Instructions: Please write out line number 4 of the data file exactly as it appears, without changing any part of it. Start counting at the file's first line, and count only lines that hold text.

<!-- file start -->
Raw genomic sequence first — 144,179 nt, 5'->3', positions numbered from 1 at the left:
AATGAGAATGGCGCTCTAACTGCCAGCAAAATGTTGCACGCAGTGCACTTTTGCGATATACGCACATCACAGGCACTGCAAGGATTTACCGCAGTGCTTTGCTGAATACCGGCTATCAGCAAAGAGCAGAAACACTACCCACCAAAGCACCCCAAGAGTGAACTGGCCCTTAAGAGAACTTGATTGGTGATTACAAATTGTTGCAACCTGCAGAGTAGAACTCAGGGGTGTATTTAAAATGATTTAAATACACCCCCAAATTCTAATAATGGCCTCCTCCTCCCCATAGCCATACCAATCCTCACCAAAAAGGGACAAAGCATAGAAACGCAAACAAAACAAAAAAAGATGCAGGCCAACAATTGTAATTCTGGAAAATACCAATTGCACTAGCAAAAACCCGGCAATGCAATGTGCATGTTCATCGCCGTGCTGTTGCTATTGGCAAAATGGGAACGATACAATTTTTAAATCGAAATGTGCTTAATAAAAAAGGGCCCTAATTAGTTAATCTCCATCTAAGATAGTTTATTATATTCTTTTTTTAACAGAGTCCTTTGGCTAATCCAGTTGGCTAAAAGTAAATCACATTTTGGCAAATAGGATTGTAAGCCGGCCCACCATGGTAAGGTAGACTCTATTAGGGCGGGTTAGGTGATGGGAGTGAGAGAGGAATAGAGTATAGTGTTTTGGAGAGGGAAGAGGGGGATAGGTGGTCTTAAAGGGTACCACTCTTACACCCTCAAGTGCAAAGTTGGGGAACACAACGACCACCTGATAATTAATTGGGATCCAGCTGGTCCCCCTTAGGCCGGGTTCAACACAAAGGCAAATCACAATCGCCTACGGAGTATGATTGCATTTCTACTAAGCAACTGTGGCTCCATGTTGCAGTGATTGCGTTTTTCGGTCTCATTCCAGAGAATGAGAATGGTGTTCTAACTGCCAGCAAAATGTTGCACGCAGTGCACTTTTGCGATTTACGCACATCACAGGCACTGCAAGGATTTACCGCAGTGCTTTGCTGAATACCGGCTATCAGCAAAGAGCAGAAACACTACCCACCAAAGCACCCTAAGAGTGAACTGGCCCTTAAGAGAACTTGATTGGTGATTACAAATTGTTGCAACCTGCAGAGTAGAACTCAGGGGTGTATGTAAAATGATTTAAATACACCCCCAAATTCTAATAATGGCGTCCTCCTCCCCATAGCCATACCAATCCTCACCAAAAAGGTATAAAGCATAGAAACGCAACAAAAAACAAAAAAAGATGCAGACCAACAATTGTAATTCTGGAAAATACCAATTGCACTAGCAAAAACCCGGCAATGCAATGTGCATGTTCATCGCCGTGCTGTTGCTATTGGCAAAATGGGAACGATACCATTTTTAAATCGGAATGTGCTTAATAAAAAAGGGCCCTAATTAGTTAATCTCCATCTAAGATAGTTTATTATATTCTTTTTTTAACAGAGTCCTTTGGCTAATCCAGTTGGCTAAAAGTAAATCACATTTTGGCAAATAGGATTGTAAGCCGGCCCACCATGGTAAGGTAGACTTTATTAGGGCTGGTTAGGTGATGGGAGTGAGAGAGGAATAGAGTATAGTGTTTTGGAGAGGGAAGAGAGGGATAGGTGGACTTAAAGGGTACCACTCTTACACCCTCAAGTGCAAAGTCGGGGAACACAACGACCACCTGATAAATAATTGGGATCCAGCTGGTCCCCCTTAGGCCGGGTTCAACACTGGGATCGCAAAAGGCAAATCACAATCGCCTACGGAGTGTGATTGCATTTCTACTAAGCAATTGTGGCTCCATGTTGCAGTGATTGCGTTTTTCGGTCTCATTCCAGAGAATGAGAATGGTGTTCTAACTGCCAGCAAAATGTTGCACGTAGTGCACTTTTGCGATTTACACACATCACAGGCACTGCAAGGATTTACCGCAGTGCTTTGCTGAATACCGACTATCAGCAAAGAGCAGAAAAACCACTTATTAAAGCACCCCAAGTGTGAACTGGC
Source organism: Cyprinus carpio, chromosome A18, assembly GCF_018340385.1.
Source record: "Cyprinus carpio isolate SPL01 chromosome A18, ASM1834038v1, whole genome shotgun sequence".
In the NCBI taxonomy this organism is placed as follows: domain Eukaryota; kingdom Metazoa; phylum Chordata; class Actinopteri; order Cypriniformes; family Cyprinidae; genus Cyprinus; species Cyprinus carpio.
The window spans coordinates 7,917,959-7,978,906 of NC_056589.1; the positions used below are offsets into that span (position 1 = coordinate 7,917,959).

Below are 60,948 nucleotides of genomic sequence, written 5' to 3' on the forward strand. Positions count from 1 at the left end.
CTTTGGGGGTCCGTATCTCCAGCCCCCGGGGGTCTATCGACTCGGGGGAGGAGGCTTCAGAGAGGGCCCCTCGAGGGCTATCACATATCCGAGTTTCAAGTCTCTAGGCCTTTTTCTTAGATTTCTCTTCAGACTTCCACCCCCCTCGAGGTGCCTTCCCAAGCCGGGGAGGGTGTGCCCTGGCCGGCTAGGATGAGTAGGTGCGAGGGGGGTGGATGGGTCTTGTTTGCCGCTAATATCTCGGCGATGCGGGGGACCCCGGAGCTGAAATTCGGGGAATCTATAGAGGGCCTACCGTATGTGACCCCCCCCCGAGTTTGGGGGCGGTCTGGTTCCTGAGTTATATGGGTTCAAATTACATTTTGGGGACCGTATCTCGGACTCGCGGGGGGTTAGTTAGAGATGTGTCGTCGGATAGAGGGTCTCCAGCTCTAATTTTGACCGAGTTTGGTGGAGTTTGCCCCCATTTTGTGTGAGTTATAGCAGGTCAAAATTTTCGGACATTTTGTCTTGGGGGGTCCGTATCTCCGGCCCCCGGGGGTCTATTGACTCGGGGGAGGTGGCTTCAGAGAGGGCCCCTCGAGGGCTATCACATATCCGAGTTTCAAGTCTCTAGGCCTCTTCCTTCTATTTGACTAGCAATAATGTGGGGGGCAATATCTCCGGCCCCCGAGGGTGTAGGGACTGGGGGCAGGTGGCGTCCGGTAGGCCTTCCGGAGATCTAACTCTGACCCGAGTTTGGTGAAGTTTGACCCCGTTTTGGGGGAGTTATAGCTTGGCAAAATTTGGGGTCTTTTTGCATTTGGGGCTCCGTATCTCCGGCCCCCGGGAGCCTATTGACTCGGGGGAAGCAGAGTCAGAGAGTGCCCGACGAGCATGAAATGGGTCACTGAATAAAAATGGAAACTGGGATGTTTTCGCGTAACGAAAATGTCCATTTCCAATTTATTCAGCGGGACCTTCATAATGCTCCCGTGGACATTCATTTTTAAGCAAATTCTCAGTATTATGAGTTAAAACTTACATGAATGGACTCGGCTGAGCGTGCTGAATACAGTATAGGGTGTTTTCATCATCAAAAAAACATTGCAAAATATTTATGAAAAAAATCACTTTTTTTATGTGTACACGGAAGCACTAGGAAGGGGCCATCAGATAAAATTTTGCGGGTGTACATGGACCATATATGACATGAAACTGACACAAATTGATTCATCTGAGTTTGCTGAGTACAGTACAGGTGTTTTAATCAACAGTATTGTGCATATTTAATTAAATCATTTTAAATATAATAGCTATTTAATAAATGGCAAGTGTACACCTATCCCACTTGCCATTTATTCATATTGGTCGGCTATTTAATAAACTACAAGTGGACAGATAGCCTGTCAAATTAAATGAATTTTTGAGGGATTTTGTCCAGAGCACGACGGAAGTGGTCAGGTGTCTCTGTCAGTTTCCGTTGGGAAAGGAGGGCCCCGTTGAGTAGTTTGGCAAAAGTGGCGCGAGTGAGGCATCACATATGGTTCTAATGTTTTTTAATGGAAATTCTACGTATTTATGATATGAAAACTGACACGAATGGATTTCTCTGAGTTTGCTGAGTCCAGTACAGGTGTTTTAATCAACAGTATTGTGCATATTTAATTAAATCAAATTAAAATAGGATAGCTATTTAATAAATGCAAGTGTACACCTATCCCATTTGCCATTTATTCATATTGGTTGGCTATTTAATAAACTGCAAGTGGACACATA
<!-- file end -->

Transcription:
Source record: "Cyprinus carpio isolate SPL01 chromosome A18, ASM1834038v1, whole genome shotgun sequence".